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:iconneurotype:
neurotype Featured By Owner Nov 30, 2012  Hobbyist General Artist
Ooh. I draw comfort from reading sometimes (or ogling hot, hot men in TV shows yes shh), when I've got a mood associated with a book.

:giggle: Right in the middle?

Yeah. Being like 'don't you looooove this' can make you lose perspective, and FYI I've read about a third of the Wendigo stuff so far and had no problems.
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:iconleonca:
Leonca Featured By Owner Dec 1, 2012  Hobbyist General Artist
That’s great to hear. I like using short stories as a way to develop new aspects of a character’s personality, but at the same time I usually try to present each one as if it were the first time the reader were encountering that character.
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:iconneurotype:
neurotype Featured By Owner Dec 1, 2012  Hobbyist General Artist
:nod: It's working! That said, I wonder if someone who read the whole collection would end up skimming the bits where you get into what he is over time. But, eh, they like it enough to follow it anyway :P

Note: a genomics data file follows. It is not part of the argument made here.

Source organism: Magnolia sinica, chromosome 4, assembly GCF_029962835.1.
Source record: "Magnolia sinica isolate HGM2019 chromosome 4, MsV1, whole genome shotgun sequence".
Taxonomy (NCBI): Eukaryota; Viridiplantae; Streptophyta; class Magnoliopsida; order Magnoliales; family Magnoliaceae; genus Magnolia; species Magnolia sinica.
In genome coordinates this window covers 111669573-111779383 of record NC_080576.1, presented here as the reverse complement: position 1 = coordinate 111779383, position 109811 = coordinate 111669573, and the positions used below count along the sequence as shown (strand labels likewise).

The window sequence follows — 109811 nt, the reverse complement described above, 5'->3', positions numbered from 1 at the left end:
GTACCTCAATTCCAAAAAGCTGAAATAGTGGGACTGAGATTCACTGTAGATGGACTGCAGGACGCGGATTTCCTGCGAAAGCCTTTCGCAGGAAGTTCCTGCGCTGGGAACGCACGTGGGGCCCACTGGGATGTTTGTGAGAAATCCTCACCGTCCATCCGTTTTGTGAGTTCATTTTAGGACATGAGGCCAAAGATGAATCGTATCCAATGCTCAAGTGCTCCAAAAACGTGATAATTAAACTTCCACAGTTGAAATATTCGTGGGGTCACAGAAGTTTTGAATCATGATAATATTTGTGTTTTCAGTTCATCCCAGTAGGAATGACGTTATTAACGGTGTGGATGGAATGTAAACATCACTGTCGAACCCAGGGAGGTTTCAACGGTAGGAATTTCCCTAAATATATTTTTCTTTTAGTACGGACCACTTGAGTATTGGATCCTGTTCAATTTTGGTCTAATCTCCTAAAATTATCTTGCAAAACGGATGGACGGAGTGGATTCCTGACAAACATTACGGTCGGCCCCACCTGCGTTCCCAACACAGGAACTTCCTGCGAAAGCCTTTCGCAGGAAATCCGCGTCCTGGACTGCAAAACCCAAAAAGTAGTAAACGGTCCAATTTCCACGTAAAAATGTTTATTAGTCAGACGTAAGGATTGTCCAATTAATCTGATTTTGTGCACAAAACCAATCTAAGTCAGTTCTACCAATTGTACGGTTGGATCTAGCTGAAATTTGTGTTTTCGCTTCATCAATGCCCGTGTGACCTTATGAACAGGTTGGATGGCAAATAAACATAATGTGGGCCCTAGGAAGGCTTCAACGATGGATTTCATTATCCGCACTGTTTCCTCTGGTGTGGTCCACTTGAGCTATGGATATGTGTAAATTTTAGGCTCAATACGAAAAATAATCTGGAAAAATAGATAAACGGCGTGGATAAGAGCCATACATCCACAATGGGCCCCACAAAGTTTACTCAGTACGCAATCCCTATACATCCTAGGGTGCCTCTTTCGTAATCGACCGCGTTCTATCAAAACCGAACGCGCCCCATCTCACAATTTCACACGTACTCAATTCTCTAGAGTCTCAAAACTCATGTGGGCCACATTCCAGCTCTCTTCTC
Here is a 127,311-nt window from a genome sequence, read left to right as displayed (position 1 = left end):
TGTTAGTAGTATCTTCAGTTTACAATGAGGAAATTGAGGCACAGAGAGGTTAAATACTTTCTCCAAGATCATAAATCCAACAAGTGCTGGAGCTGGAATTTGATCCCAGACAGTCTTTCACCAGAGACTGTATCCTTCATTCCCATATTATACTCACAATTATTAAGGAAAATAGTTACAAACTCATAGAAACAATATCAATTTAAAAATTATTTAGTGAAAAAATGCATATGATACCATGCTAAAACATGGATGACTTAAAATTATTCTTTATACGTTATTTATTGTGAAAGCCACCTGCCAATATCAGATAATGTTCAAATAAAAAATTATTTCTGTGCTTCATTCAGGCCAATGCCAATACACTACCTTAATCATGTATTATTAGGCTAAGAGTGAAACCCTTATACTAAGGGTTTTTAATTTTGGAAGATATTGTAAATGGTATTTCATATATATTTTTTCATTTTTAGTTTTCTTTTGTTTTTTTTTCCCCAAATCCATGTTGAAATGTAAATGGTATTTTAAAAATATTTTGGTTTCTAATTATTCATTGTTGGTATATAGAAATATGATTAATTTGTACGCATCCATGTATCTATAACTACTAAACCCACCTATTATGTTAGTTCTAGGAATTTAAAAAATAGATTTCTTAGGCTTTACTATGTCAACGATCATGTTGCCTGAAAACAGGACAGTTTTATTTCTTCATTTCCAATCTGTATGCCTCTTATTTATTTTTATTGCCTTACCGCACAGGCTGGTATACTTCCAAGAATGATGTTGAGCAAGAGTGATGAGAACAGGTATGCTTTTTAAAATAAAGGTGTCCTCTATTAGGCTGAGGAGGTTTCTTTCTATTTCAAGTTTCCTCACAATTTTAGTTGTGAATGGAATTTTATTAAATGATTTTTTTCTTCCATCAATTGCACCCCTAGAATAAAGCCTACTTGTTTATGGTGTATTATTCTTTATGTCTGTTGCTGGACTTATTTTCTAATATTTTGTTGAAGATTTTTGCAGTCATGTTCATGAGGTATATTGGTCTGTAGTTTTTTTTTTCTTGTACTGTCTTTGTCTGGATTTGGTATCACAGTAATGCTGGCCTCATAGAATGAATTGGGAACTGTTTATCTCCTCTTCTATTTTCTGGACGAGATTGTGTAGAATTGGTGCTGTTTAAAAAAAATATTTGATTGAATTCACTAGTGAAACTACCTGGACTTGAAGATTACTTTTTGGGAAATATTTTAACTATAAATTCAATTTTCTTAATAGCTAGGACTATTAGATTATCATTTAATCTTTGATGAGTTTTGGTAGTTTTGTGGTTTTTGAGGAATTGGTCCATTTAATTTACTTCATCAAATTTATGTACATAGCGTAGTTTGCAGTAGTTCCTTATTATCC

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:iconleonca:
Leonca Featured By Owner Dec 1, 2012  Hobbyist General Artist
Yeah, I can see how that’s a bit messy depending on the way you read it. I figure if I ever string them together they’ll get edited down a bit.
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:iconneurotype:
neurotype Featured By Owner Dec 1, 2012  Hobbyist General Artist
Oooh. Is there an overall narrative pushing forward? I didn't see that much, although I've seen episodes where you see different sides of his personality and different times.
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:iconleonca:
Leonca Featured By Owner Dec 1, 2012  Hobbyist General Artist
It’s pretty meandering. It started out with a one-shot short story and I never planned on using the character again, so I kind of keep developing him as I go with each story. The timeline I chose to write in jumps all over the place, and some of the older stories will have details I have since changed. I do know where the story will go if I ever push myself to reach that point, but at the moment I lack the discipline to stick with long plot arcs. :XD:
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:iconneurotype:
neurotype Featured By Owner Dec 5, 2012  Hobbyist General Artist
Haha, word.

I hear NaNo is useful for that kind of thing?
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(1 Reply)
:icongoldfish-in-space:
Goldfish-In-Space Featured By Owner Nov 30, 2012   Writer
I agree with a lot of points in this 'rant', especially about writers taking responsibility for their story. One thing I have noticed in the writers in my classes who are less confident with narrative, is that they say they are just vehicles for their character's stories. I used to do this, too. When I stopped is hard to pin down, but as my confidence grew I was less and less likely to hide behind it. Now I tend to agree that this is not taking responsibility for your writing and it's success or failures.